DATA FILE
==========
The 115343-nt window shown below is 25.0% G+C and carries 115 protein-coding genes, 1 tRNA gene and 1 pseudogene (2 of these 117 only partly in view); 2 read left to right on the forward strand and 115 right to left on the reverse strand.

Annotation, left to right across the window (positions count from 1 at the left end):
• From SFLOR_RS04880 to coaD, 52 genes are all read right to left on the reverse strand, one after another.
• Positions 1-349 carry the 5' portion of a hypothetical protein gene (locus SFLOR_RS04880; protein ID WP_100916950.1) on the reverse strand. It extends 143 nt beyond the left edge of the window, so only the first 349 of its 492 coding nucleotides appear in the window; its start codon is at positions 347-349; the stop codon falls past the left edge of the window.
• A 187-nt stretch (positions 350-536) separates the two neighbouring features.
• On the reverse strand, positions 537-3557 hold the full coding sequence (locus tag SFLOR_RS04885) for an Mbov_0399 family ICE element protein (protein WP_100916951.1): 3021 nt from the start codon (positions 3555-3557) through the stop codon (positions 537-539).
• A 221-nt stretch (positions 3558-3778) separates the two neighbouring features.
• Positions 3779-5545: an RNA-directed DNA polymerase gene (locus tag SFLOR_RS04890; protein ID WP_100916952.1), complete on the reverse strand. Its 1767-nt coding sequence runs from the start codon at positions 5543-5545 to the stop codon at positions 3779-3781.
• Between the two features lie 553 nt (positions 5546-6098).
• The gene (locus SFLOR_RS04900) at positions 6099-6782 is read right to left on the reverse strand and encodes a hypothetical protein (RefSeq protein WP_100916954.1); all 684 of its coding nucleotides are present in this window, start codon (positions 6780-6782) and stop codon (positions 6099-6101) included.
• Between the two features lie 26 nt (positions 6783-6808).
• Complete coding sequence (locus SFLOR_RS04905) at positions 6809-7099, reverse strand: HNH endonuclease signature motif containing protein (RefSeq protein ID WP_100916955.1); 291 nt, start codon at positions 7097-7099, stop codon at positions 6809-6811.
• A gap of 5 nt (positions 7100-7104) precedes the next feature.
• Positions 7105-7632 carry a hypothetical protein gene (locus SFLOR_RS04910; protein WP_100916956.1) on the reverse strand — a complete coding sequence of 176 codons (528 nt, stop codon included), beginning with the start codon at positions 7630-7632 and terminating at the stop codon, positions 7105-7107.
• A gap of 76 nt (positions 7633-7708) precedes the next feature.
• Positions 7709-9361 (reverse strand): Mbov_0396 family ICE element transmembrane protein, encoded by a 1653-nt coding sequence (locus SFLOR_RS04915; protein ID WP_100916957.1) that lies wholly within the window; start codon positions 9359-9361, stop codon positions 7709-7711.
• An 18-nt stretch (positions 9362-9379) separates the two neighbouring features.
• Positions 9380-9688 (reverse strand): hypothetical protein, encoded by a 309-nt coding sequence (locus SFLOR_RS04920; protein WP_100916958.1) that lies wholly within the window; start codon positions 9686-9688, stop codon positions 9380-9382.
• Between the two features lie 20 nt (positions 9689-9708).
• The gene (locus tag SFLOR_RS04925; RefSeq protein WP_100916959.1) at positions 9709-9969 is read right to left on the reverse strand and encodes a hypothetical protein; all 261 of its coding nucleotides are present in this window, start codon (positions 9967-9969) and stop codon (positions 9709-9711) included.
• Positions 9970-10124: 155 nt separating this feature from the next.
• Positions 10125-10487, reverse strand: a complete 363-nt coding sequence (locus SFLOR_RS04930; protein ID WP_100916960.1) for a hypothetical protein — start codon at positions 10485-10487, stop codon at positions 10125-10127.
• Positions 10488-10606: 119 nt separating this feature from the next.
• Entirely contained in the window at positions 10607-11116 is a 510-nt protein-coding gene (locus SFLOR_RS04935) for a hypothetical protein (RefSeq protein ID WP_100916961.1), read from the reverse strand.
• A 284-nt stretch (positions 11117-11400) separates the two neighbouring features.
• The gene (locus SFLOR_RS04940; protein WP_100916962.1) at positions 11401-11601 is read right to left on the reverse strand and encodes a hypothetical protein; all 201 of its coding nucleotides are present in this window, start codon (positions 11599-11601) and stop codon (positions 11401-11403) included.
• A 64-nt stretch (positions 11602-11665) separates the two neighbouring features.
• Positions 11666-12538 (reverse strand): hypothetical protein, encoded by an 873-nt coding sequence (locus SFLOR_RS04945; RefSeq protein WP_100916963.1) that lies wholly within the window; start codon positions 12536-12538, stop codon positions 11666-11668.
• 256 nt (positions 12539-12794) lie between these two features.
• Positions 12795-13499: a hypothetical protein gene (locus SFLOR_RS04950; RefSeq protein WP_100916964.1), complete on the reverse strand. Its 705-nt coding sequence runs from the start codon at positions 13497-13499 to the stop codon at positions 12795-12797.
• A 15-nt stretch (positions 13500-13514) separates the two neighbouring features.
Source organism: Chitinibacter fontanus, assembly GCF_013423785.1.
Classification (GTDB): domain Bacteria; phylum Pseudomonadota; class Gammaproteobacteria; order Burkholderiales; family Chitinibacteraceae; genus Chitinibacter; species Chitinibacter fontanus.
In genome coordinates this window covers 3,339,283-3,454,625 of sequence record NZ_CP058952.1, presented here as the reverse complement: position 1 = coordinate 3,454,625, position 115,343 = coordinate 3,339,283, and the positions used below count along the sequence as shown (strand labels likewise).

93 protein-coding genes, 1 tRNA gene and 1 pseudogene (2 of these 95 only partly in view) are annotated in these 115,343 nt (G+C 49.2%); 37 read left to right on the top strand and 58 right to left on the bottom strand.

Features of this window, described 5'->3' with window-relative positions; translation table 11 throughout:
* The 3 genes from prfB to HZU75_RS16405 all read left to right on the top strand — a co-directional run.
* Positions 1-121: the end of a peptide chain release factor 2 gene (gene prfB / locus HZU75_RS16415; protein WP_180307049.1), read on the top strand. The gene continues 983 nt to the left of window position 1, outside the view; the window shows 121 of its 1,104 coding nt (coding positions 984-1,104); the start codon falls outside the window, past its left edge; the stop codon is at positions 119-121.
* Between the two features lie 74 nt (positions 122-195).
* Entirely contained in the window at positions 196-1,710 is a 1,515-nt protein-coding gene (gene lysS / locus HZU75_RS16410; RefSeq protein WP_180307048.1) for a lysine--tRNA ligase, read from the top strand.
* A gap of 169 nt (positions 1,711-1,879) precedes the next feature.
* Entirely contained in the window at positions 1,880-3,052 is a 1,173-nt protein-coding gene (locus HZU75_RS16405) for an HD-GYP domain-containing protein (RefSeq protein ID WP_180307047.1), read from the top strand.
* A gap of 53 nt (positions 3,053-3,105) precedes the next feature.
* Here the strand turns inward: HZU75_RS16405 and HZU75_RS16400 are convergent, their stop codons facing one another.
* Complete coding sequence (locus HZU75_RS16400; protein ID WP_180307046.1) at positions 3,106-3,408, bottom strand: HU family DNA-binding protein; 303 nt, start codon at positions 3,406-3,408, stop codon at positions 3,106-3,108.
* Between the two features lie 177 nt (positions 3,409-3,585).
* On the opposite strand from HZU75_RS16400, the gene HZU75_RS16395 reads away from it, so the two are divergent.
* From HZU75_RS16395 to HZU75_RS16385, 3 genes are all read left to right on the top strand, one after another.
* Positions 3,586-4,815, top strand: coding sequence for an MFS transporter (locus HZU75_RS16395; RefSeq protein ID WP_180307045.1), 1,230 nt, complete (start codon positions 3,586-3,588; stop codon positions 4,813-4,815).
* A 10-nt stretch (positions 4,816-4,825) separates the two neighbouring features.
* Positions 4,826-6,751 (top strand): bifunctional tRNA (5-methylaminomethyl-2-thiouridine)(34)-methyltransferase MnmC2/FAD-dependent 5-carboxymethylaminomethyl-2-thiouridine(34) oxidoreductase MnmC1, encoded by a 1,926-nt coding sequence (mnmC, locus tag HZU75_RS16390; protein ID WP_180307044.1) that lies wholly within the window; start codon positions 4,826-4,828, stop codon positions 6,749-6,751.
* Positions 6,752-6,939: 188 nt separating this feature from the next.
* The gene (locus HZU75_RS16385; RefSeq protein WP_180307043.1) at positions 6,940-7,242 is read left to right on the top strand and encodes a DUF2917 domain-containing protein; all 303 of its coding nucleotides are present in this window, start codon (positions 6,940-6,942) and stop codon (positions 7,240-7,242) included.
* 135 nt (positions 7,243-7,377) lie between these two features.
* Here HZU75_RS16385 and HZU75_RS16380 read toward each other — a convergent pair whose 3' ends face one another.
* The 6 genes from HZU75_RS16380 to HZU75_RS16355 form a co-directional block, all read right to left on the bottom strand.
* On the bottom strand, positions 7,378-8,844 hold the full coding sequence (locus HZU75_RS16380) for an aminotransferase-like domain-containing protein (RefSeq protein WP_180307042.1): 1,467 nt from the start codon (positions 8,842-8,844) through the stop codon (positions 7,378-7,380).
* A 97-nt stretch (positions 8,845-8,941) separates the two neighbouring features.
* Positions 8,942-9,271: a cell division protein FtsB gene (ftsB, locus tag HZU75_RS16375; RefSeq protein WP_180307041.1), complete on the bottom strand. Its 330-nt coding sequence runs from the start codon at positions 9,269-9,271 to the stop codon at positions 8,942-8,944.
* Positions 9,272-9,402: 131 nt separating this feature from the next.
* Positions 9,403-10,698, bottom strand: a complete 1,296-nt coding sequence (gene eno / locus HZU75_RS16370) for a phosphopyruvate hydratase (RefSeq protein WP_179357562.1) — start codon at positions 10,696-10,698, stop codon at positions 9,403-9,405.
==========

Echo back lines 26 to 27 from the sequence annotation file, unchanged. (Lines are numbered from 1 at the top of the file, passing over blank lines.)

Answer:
• The gene (locus SFLOR_RS04940; protein WP_100916962.1) at positions 11401-11601 is read right to left on the reverse strand and encodes a hypothetical protein; all 201 of its coding nucleotides are present in this window, start codon (positions 11599-11601) and stop codon (positions 11401-11403) included.
• A 64-nt stretch (positions 11602-11665) separates the two neighbouring features.